Cthulhu (2007)
December 28, 2017 3:41 PM - Subscribe

A Seattle history professor, drawn back to his estranged family on the Oregon coast to execute his late mother's estate, is reacquainted with his best friend from childhood, with whom he has a long-awaited tryst. The expectations placed on him by his family pile up, and he learns that home is never really what we remembered it to be.

62/28 on Rotten Tomatoes, "Cthulhu probably stands as one of the more controversial attempts at bringing the Cthulhu mythos to the screen, exploring certain themes completely absent from H.P. Lovecraft’s fictional writing. It’s a totally modern take on the novella The Shadow over Innsmouth that, at its core, still ends up feeling like a very true embodiment of Lovecraft horror."

Watch the Trailer

Oh, the Horror: The Making of 'Cthulhu'
The Lovecraft short story "Shadow over Innsmouth" concerns a man who takes an archaeological interest in a small New England town, only to discover that its people worship a sinister fish-god called Dagon. Soon he learns that his own ancestors interbred with a race of amphibious monsters on the site, and that he's in danger of becoming a monster himself. Cogswell saw in the story's subtext a horror of small-town life that he says resonated with the experience of gay friends: "I knew folks who grew up in these backwoods places and then in their 30s, one of their parents died or had a stroke, and they had to go back and face their past." In Cthulhu, the protagonist is a gay professor at Cascadia University (played by Seattle University), who is called back to his hostile Oregon hometown in order to execute his mother's will. Gildark and Cogswell explained how the "latitude of the horror genre" and the "huge metaphors" that other horror films have exploited will allow the film to take on even broader themes, from suburban sprawl to free-floating anxiety about politics in this country.
TORI SPELLING'S CTHULHU CASTS HOMOSEXUALS AS FISH MONSTERS

The Horror
- Making a Film in Seattle Can Destroy You
, Grant Cogswell
If we couldn't sound an alarm that would help awaken America to our growing ecological disaster, we at least hoped to scream into the gathering darkness. The former may be beyond the reach of art. As for the latter, Cthulhu is hardly the timely, minor classic we thought we were making. I didn't know until the edit how truly little the form accommodates. It is gorgeous, though, and interesting. We will be very slow to repay our investors, some of whom sacrificed hugely: We really thought we had the zeitgeist, that this thing would sell for millions.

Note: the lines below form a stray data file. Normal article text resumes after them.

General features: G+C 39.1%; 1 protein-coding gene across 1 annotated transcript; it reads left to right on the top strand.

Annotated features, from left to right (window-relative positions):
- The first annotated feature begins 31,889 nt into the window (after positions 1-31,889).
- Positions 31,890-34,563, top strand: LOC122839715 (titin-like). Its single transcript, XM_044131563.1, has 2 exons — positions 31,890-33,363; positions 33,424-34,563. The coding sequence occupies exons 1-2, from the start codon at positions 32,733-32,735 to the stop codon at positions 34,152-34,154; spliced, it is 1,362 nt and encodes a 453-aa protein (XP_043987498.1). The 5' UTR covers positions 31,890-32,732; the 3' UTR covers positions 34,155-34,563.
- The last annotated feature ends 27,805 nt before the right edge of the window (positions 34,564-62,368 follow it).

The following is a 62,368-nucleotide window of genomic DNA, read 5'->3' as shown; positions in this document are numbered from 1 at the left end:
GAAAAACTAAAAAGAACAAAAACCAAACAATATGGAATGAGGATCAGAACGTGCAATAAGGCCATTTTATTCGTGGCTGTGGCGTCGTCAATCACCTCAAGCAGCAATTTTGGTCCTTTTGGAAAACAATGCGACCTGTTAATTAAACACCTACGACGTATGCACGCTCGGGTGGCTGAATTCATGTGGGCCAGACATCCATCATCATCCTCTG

RAIDERS OF THE LOST ARCHIVE: Cthulhu (Daniel Gildark, 2007)
The best part of Cthulhu, though, is the additional material on the DVD. Director Gildark and screenwriter Cogswell offer a crash course in independent filmmaking for aspiring auteurs, assessing their own film (and its shortcomings) with refreshing candor. Cogswell suggests that “the movie is not what I wanted it to be” and that it “doesn’t really work”; both he and Gildark conclude that their ambitious vision was undone by both their small budget (under $1 million) and their inexperience making movies. Was creating a script with 85 different locations a good idea, for instance? Cogswell and Gildark laugh at their own overreach (which explains why Tori’s character works at Sea Lion Caves further down the coast in Florence — a mere four hour daily commute — because it creates a cool-looking backdrop for a scene). Cogswell calls his own script a “trainwreck,” and both characters snicker at its “patchwork” feeling, ultimately agreeing that for them, it’s “not like watching a real movie.”
Washington Film Locations
posted by the man of twists and turns (5 comments total) 5 users marked this as a favorite
 
This is part of the Holiday Movie Club
posted by the man of twists and turns at 3:44 PM on December 28, 2017


I watched this with friends as part of a bad movie weekend about five, maybe six years ago.

I can remember nothing about it except for one scene.

One scene I still occasionally have nightmares about.

It's the scene where a fully clothed Tori Spelling nuzzles against someone like a giant feline, to show affection.

I dont know why but, her motion, and expression, creeped me the hell out.
posted by Faintdreams at 3:06 PM on December 29, 2017


Is this delightfully terrible or just terrible? Asking for a friend.
posted by ActingTheGoat at 8:46 AM on December 30, 2017


As I recall it, the film is... fine? It suffers from a low budget and fairly weak actors, the sound is often muddy, and the third act is a little lifeless, but I’ve seen much worse.

If that seems like I’m damning with faint praise, I am. There’s no particular reason to watch this unless you are extremely interested in Lovecraftian film and want to see a somewhat unusual take on the genre.
posted by GenjiandProust at 9:30 AM on January 2 [1 favorite]


I finally got around to watching this, and it was really... "uneven" is maybe the word for it. Some scenes seemed perfectly well-planned, shot, and acted, and then others are on par with The Room. It almost seems intentional sometimes. Memorably, when the protagonist freaks out about a peanut butter sandwich, and another scene where he picks up a cat from offscreen and then just nuzzles it through a few conversations where it's never mentioned before, during or after.

The core concept and plot are actually pretty good. I'm all in for Lovecraftian stories that would have HP himself rolling in his grave. The cultiness and true horror of unreasonable familial expectations is solid.

A strange film, but it's clear that someone really cared about making it and was doing they best they could with what they had.

Note: Cthulhu itself does not appear in the film.
posted by subocoyne at 12:12 PM on October 16


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